Wednesday, August 3, 2011

How a chick car made a man out of me.

       In a fit of doing something sensible for a change, I bought a used Toyota a few years ago. It's been the best car and the worst, for the same reason.

       Nothing ever goes wrong with it. After all these years and 90,000 miles, I can't think of one good reason to trade it in. We have a gentleman's agreement, my car and I. I get its oil changed regularly, and it takes me to BART regularly. It rarely goes as far as San Francisco. I really don't want to drive anywhere, but I don't want anything to go wrong getting there. My Toyota is reliable.

       But I'm sick of it. I really want a different car, and I don't care if my Toyota knows it.

       Two weeks ago I spent two hours at the local Volkswagen dealer's. Test driving, kibbitzing, fencing about extras, deciding between new and used. The saleswoman was a delight and persuasive. I was sold. So she turned me over to the sharp pencil. The closer. The salesperson's salesperson.

       The conversation was nothing about me or my needs --- just about dollars. I told him I'd call him.

       Later the same afternoon, parked in front of me at a coffee shop, was a car and it  was love at first sight. And it had a for sale sticker on it. A camel-colored convertible beetle with a camel-colored top. I wanted it. The complete opposite of my mild-mannered Toyota.

       No hours of haggling. No sensible evaluation. No checking the Kelly Blue Book or history reports. I just wanted it.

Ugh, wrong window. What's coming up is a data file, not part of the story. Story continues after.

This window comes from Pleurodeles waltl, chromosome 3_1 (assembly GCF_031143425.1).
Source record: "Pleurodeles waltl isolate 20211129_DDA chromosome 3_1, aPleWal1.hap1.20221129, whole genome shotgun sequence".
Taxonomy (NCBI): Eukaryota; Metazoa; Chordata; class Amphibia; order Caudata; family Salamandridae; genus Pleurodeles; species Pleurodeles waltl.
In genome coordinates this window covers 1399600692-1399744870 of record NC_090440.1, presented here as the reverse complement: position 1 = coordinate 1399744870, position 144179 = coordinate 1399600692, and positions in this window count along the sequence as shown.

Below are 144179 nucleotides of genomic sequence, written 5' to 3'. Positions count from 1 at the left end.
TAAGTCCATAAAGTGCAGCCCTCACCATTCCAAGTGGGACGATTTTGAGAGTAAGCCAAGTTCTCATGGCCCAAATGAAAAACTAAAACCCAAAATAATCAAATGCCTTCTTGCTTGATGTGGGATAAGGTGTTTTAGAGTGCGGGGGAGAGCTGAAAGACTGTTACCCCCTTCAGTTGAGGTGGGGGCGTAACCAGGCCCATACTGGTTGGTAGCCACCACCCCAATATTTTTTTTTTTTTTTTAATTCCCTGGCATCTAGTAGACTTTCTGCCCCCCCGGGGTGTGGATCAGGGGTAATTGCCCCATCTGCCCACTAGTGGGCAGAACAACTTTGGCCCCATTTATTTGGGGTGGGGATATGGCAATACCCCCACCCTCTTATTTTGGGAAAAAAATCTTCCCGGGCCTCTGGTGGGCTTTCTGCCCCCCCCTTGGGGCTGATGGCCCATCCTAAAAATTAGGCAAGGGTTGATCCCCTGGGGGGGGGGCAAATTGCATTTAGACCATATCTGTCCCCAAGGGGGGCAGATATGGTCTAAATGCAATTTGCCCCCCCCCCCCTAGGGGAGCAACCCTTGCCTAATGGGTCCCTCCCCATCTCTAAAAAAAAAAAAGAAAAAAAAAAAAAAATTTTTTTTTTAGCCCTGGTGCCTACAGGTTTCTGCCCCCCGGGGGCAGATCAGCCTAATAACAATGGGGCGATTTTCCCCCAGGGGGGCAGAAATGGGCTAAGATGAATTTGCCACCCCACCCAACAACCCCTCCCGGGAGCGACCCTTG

Funny, I probably would've bought a VW from the dealer a few hours earlier, if it weren't for the closer. In his zeal to keep me from walking out the door, he bled all the fun out of buying a car. Insisted I focus on terms and loans and rates, when I wanted to think about trips to Sonoma and Napa, driving to North Beach for a cappuccino, or pulling up at a four-star resort with the top down.

       I bought the used bug. I haven't really had the heart to break it to my Toyota, but I will. And it was a great lesson in salesmanship.

       I'm a romantic pushover, and for me the sale was about the experience. All the rest is just papers in the glovebox.

1 comment:

  1. What a great post, Harvey. You're so right. If your focused on selling something, then you might not be focused on connecting. You might not be focused on creating a joyful experience for the customer. We all end up with the same paperwork (in the glovebox), so what makes you different, in your job? I create a learning, fun, want-more experience for my client. The sales is in there to, but it's not the point. at all. Fun, learning, and productivity are.